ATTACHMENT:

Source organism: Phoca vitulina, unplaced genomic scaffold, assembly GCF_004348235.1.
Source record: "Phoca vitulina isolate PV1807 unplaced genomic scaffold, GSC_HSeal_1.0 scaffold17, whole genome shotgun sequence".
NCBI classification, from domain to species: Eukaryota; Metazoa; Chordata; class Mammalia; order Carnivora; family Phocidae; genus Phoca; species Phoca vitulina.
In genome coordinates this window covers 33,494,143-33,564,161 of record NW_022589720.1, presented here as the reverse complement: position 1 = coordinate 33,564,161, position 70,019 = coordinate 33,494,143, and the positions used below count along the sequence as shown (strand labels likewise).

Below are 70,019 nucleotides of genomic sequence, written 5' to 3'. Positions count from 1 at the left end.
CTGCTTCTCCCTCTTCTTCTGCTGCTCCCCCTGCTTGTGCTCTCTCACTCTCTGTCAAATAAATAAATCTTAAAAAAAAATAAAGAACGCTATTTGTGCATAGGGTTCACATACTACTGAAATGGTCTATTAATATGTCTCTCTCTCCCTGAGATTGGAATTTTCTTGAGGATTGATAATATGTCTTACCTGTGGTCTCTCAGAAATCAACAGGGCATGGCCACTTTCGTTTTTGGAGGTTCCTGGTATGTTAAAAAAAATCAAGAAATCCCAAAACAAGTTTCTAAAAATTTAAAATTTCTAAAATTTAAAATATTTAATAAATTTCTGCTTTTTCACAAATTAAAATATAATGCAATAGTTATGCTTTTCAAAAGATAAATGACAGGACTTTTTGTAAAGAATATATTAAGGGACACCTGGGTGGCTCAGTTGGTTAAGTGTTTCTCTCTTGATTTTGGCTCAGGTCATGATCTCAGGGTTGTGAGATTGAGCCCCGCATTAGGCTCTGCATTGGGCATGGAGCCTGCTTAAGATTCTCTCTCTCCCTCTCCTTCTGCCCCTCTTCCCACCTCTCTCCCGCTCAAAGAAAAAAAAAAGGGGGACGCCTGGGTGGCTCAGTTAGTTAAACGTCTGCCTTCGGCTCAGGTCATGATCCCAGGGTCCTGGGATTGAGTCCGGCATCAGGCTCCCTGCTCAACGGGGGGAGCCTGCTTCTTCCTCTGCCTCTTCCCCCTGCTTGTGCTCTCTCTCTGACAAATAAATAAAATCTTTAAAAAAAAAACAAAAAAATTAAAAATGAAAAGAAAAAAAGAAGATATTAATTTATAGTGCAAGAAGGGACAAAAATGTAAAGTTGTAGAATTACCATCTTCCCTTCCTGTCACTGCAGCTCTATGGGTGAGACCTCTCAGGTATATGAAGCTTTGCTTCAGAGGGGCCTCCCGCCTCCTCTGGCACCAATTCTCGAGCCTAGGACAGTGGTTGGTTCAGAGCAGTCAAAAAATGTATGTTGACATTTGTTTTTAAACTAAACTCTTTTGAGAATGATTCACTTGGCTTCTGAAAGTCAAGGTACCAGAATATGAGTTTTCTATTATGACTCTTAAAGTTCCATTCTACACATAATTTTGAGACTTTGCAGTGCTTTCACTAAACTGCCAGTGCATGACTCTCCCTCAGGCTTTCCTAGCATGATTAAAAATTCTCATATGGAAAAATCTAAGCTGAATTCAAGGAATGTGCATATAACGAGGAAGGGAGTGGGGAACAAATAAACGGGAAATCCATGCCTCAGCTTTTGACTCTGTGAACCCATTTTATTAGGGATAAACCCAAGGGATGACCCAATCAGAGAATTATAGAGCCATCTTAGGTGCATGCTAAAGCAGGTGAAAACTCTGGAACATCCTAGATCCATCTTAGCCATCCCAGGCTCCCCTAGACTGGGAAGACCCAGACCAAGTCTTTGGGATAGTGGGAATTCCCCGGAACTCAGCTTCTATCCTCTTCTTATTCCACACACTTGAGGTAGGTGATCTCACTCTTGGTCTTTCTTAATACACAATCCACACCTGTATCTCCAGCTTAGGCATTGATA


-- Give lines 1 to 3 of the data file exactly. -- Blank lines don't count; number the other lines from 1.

Source organism: Phoca vitulina, unplaced genomic scaffold, assembly GCF_004348235.1.
Source record: "Phoca vitulina isolate PV1807 unplaced genomic scaffold, GSC_HSeal_1.0 scaffold17, whole genome shotgun sequence".
NCBI classification, from domain to species: Eukaryota; Metazoa; Chordata; class Mammalia; order Carnivora; family Phocidae; genus Phoca; species Phoca vitulina.